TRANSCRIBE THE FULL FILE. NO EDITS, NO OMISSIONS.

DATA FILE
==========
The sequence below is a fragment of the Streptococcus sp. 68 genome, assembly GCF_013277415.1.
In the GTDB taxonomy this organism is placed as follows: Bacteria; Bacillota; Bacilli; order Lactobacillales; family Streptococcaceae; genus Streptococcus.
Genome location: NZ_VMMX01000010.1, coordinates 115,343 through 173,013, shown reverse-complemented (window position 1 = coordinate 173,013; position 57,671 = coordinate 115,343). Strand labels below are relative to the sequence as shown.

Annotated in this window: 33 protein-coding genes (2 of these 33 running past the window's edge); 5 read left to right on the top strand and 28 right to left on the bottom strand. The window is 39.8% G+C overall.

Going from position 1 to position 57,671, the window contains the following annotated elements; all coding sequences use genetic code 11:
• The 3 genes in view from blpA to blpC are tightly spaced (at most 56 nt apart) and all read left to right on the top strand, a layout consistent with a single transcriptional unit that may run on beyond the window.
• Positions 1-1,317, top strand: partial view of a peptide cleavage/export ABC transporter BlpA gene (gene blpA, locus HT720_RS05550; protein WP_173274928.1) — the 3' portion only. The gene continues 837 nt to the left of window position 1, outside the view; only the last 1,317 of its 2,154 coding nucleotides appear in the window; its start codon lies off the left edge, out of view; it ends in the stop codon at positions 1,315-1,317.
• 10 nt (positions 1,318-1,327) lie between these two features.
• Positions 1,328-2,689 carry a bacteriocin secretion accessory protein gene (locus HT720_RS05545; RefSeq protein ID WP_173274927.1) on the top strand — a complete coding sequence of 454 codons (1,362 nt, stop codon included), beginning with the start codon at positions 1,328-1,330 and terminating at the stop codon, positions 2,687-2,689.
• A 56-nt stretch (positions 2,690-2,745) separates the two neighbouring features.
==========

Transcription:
The sequence below is a fragment of the Streptococcus sp. 68 genome, assembly GCF_013277415.1.
In the GTDB taxonomy this organism is placed as follows: Bacteria; Bacillota; Bacilli; order Lactobacillales; family Streptococcaceae; genus Streptococcus.
Genome location: NZ_VMMX01000010.1, coordinates 115,343 through 173,013, shown reverse-complemented (window position 1 = coordinate 173,013; position 57,671 = coordinate 115,343). Strand labels below are relative to the sequence as shown.

Annotated in this window: 33 protein-coding genes (2 of these 33 running past the window's edge); 5 read left to right on the top strand and 28 right to left on the bottom strand. The window is 39.8% G+C overall.

Going from position 1 to position 57,671, the window contains the following annotated elements; all coding sequences use genetic code 11:
• The 3 genes in view from blpA to blpC are tightly spaced (at most 56 nt apart) and all read left to right on the top strand, a layout consistent with a single transcriptional unit that may run on beyond the window.
• Positions 1-1,317, top strand: partial view of a peptide cleavage/export ABC transporter BlpA gene (gene blpA, locus HT720_RS05550; protein WP_173274928.1) — the 3' portion only. The gene continues 837 nt to the left of window position 1, outside the view; only the last 1,317 of its 2,154 coding nucleotides appear in the window; its start codon lies off the left edge, out of view; it ends in the stop codon at positions 1,315-1,317.
• 10 nt (positions 1,318-1,327) lie between these two features.
• Positions 1,328-2,689 carry a bacteriocin secretion accessory protein gene (locus HT720_RS05545; RefSeq protein ID WP_173274927.1) on the top strand — a complete coding sequence of 454 codons (1,362 nt, stop codon included), beginning with the start codon at positions 1,328-1,330 and terminating at the stop codon, positions 2,687-2,689.
• A 56-nt stretch (positions 2,690-2,745) separates the two neighbouring features.